Farming community unites to tackle drought
While the rain has provided respite for farmers across the district, the impacts of this season’s drought were heard last Friday at The Big Dry.
Up to 45 representatives from Federated Farmers, Beef+Lamb New Zealand, Rural Support Trust, banks, local vets and farmers attended the meeting which was used to discuss farmer wellbeing.
Among the concerns heard were those around the health of farmers and farm animals, security of farming jobs and management plans for the next season. At the meeting South Waikato Federated Farmers chair Mary-Anne Mathis said some farmers had managed to get through the drought.
‘‘By budgeting out, by sorting out whatever feed they have got and budgeting it out. Getting rid of surplus stock, so those that aren’t going to carry over into next year. It is just about specific managing. I think perhaps because we had 2008 (drought), people have already got a toolkit of the steps to go through,’’ she said.
She said those farmers also kept in constant communication with banks and consultants.
The last dry seasons were in 2010 and 2008. ‘‘But it was not as dry as this. ‘‘By this point in 2008 it actually started to rain.’’
Whakamaru farmer Steve Hines, who oversees a 300 hectare
farm, said the drought has been extremely difficult.
‘‘Yeah it has, I mean the conditions are difficult.
‘‘At the end of the day the pressures are pretty similar. Just because you will run the same number of cows per hectare, so therefore your feed demand is consistent whether you are a big farm or a small farm,’’ he told News.
In comparison with previous seasons everyone is still facing grim conditions, he said.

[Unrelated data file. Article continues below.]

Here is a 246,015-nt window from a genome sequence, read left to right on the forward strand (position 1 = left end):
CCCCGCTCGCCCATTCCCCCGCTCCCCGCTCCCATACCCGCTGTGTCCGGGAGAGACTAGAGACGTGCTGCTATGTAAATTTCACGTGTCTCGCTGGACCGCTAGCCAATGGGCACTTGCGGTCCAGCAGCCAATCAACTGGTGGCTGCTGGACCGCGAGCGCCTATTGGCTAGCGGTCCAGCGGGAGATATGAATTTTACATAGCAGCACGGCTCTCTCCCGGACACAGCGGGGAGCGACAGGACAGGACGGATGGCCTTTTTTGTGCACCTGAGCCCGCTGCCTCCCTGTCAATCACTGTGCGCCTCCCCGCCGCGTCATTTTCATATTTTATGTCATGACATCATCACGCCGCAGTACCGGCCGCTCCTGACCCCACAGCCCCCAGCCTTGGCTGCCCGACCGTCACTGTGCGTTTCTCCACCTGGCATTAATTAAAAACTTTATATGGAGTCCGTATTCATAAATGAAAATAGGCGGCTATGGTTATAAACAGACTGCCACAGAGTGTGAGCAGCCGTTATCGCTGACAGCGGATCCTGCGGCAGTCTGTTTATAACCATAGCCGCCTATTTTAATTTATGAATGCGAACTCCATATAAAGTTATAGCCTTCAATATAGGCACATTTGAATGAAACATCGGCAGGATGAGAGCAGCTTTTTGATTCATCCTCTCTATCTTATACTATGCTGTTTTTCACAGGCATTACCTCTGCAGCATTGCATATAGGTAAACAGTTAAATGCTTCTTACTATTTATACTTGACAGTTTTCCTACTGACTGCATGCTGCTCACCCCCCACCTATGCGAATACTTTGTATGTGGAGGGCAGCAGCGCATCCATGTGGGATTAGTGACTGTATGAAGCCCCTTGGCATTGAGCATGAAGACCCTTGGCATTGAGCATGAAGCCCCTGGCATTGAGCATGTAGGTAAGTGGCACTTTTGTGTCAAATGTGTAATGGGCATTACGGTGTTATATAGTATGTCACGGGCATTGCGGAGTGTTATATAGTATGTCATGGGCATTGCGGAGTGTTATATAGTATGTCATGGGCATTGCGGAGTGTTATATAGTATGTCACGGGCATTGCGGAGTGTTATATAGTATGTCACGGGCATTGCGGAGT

‘‘Some are starting to dry off now whereas other farms are able to go for a little bit longer because they have better feed supply.’’
Mr Hines said farmers were still recovering from the last drought when the current dry began.
‘‘You’ll always have a dry spot in the season generally. Last year was the total opposite. But the last one like this was 2007 and 2008. So again people were only beginning to recover from 2007 and 2008, so that has made it all the more difficult.’’
Rural assistance payments will also be available from Work
South Waikato and Income through the Ministry of Social Development.
Mrs Mathis said these payments are made in ‘‘ extraordinary circumstances.’’
‘‘Very few people will actually receive these.’’
Mrs Mathis said the entire community is feeling the effect of the drought. ‘‘It is reassuring that the positive side of this is that lots of diverse groups of people are coming together to help everyone else.’’
The effects of the drought have been felt by South Waikato SPCA which has dealt with seven cases over the dry season with horses and lambs being half their normal weight. Five were from lifestyle block owners and two were from farms.
Mrs Mathis urges lifestyle block owners to approach any of those contacts if they are facing issues with feeding and managing their livestock.
IDEAS VOICED: Farmers, businesses and support professionals met at Lichfield School to talk about the impact of the drought.